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Snapshots of Recent State Initiatives in Medicaid Prescription Drug Cost Control

Glossary of Drug Pricing Terms

Estimated Acquisition Cost (EAC) – Medicaid used to use EAC as the basis for state Medicaid ingredient cost reimbursement to pharmacies. States often used AWP minus a percent or WAC plus a percent to calculate an EAC. In an effort for ingredient cost reimbursements to more accurately reflect actual costs pharmacies pay, the Covered Outpatient Drugs Final Rule from CMS in January 2016 replaced the term EAC with AAC.

Actual Acquisition Cost (AAC) – The state Medicaid agency’s determination of the actual price pharmacies paid for an outpatient prescription drug. In January 2016, CMS replaced the term EAC with AAC. States may use NADACs to calculate an AAC.

National Average Drug Acquisition Cost (NADAC) – NADACs are created from a nationwide, but optional, statistical survey of the prices pharmacies pay, including some rebates, for prescription drugs. They come from invoice data. CMS has contracted with an outside organization to provide NADACs on a weekly basis. CMS intends for them to be used to calculate AACs.

Average Wholesale Price (AWP) – Manufacturer created list price with misleading name, as it is neither the price to the wholesalers, nor the average. Was the basis for pricing negotiations, and until somewhat recently, the widely used price for the EAC. After a series of litigations about inflated AWPs, many payers have moved away from it. It does not have a definition in statute.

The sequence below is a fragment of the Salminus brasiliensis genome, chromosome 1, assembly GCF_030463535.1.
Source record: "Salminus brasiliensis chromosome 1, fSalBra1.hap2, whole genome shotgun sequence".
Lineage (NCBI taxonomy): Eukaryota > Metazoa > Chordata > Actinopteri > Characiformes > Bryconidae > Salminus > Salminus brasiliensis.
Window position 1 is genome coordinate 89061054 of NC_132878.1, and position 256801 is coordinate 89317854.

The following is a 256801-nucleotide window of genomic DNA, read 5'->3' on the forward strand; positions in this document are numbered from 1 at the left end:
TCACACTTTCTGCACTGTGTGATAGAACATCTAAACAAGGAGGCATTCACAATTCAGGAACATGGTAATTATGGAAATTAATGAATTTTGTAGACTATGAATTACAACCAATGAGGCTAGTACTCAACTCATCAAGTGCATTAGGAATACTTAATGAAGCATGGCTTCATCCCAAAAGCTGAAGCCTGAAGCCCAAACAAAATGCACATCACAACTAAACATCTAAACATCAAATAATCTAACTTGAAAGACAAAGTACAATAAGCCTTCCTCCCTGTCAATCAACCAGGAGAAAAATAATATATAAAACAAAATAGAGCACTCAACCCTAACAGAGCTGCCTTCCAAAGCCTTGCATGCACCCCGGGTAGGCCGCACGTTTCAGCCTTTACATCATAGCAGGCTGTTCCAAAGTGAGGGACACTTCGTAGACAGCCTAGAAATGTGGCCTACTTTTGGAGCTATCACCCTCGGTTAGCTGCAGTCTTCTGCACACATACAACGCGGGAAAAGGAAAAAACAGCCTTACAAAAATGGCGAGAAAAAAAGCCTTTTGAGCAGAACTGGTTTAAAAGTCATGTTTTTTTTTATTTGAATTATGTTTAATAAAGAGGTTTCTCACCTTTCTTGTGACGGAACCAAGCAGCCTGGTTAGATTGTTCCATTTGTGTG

Wholesale Acquisition Cost (WAC) – Medicare statute defines WAC as the “manufacturer’s list price […] to wholesalers or direct purchasers in the United States, not including prompt pay or other discounts, rebates or reductions in price […]” 42 U.S.C. 1395w–3a (c)(6)(B).

Average Manufacturer Price (AMP) – Medicaid statute defines AMP as the price either “wholesalers for drugs distributed to retail community pharmacies” or “retail community pharmacies that purchase drugs directly from the manufacturer” pay manufacturers. AMP includes “discounts, rebates, payments, or other financial transactions” but not including customary prompt pay, and certain other exclusions. 42 U.S.C. 1396r-8 (k)(1).

Best Price – Medicaid statute defines Best Price as “the lowest price available from the manufacturer during the rebate period to any wholesaler, retailer, provider, health maintenance organization, nonprofit entity, or government entity within the United States.” There are many important exclusions, including the Department of Veterans Affairs, the 340B program, the Department of Defense, the Public Health Service, the Indian Health Service. The Best Price includes rebates in general, but not Medicaid supplemental rebates or rebates provided through the Medicaid Drug Rebate Program. 42 U.S.C. 1396r-8 (c)(1)(C).

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